New York artist, Edward Holland sites Matisse, Mitchell, Johns Manet, Bruegel, Titian as previous artists whose work he admires. Their influences are hinted at in Edward’s color palette,his layering of materials and his breaking of each paintings surfaces into different planes or segments. He most often works in series, exploring ideas that have nothing often to do with painting such as his recent series based on the zodiac, constellations and the ROY G BIV idea of a rainbow’s spectrum. His abstract paintings in acrylic, colored pencil and graphite with collaged elements torn from books, advertisements or newspapers have been exhibited acrossthe United States and can be found in the public collections of Syracuse University and the Strauss Institute.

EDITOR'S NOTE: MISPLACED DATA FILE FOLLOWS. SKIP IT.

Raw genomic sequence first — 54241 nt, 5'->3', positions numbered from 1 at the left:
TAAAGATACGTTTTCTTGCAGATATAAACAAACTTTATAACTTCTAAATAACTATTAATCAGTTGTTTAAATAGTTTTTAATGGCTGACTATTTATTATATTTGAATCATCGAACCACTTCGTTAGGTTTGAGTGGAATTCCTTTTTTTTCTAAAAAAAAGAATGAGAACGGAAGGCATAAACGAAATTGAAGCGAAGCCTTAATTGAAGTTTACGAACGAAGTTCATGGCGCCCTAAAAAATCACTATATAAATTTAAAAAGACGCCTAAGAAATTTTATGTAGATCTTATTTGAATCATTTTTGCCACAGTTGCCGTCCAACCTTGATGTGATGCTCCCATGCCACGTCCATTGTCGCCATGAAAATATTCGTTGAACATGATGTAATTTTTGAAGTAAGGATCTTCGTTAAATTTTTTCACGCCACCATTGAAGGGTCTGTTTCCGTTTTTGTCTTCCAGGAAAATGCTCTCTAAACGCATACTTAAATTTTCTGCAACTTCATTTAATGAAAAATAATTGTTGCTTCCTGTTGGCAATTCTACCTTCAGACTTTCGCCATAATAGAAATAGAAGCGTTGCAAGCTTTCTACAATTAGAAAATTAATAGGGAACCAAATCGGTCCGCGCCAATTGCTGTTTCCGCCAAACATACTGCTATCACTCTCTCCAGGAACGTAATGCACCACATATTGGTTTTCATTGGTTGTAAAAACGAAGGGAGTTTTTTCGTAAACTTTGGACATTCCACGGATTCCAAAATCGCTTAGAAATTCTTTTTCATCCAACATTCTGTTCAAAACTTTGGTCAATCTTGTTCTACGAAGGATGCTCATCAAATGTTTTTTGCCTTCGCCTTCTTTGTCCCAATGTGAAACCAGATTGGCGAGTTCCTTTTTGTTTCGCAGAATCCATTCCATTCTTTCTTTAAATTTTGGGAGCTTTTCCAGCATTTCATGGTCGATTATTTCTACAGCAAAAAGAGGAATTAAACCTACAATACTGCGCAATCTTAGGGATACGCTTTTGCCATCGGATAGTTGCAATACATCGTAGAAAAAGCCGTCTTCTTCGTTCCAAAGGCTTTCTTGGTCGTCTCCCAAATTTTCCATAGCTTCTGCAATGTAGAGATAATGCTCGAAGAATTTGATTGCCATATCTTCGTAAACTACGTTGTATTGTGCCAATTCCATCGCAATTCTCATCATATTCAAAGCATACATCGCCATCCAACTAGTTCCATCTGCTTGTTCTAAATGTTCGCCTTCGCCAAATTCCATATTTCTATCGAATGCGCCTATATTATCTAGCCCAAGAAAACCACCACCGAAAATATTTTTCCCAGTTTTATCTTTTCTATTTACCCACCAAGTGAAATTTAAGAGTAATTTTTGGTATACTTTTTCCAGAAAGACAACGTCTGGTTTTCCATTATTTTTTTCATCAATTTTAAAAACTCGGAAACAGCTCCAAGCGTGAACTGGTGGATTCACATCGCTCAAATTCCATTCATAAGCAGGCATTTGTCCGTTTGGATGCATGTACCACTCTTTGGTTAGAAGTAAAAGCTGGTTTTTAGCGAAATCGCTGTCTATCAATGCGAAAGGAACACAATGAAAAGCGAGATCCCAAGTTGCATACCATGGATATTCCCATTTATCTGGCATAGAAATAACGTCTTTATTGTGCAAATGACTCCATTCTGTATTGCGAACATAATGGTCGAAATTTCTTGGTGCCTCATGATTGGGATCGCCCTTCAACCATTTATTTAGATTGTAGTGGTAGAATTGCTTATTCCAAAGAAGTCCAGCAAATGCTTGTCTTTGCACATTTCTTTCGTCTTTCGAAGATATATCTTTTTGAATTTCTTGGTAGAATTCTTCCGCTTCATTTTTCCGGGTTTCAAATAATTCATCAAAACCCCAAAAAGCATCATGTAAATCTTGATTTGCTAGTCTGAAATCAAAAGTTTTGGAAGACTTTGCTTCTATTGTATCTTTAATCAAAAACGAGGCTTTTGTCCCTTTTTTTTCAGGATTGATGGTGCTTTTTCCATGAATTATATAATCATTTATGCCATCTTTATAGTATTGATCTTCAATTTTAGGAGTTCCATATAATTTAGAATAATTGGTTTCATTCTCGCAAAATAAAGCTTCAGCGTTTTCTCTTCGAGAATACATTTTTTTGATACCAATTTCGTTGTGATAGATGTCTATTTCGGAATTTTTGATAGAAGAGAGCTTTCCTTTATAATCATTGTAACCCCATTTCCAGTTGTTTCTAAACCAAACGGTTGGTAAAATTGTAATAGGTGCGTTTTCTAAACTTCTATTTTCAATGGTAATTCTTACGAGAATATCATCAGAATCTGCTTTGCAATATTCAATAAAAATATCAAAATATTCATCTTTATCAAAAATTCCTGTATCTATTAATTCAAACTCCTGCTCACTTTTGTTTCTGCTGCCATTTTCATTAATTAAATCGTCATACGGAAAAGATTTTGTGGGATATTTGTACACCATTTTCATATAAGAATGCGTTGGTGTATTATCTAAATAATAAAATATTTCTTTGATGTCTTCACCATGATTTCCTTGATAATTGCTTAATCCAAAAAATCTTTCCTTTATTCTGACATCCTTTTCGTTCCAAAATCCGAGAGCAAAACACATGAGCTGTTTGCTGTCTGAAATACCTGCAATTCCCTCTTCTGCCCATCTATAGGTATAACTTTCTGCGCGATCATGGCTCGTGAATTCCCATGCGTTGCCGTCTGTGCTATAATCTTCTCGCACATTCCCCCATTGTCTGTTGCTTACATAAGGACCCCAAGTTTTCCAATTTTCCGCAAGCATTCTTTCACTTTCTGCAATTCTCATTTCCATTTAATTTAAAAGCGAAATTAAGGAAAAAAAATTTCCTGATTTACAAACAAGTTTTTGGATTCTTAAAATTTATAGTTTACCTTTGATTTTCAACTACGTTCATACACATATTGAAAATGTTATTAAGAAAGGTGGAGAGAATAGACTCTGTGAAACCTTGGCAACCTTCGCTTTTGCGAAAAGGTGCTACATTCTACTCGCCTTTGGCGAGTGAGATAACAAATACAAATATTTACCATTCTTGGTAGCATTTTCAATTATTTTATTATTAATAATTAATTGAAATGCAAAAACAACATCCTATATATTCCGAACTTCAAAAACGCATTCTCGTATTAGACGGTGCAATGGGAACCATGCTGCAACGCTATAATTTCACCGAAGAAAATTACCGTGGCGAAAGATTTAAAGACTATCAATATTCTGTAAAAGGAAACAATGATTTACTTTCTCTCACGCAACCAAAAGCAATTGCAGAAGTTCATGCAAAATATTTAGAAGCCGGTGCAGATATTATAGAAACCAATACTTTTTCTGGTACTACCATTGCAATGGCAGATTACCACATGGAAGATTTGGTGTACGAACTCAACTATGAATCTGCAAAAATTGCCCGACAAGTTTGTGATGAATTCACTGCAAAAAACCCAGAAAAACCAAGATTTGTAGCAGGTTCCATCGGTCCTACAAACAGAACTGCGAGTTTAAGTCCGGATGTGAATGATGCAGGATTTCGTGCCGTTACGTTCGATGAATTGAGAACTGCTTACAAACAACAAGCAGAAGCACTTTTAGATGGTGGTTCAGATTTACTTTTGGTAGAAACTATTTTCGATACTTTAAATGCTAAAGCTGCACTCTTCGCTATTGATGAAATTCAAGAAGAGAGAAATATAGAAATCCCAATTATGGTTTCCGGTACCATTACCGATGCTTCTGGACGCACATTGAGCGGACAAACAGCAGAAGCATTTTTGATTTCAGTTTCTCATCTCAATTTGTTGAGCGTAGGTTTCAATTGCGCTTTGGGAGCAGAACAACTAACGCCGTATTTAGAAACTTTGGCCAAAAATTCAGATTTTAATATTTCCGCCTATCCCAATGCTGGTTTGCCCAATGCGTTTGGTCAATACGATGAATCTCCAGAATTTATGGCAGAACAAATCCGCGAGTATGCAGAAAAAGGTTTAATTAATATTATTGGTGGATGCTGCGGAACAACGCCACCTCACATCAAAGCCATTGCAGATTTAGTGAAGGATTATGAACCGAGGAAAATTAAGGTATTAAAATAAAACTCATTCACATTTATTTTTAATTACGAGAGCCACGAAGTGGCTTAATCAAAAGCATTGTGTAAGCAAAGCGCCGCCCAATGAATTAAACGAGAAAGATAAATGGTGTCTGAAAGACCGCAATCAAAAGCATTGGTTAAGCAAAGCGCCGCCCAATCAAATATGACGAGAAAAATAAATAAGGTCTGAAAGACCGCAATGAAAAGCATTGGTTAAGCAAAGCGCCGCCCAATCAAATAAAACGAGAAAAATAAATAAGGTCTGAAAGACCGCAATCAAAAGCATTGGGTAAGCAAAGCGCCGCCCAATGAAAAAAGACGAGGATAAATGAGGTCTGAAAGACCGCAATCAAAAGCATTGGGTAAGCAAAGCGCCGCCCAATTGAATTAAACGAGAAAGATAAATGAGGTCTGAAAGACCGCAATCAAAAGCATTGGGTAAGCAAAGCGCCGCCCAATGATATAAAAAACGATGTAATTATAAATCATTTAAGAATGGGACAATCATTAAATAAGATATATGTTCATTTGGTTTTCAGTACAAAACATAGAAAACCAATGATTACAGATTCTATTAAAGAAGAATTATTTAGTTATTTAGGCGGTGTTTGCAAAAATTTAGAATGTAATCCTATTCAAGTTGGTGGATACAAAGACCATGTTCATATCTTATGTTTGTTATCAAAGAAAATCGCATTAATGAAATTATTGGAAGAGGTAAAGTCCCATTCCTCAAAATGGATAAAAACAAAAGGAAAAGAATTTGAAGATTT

My work is conceptually grounded in literary and art-historical sources, with consistent emphasis on the formal qualities of atmosphere, collage and slight geometries. In this current series, I am using linear depictions of constellations associated with the modern Zodiac as the geometrical foundation of each piece. I am not beholden to the constellation outside of its initial placement – it may become obliterated or it may maintain its central focus, depending on the formal development of a work. The constellation is a conceptual underpinning as well as an aesthetic device. I am drawn to the Zodiac and, by extension, its related mythologies as obsolete systems for delivering information and meaning. There is a logical parallel to the practice of painting, but I am not making these works ironically or with malice. I believe in the romance of painting and its ability to create meaning, whether directly or openly, empirically or emotionally. My work celebrates this.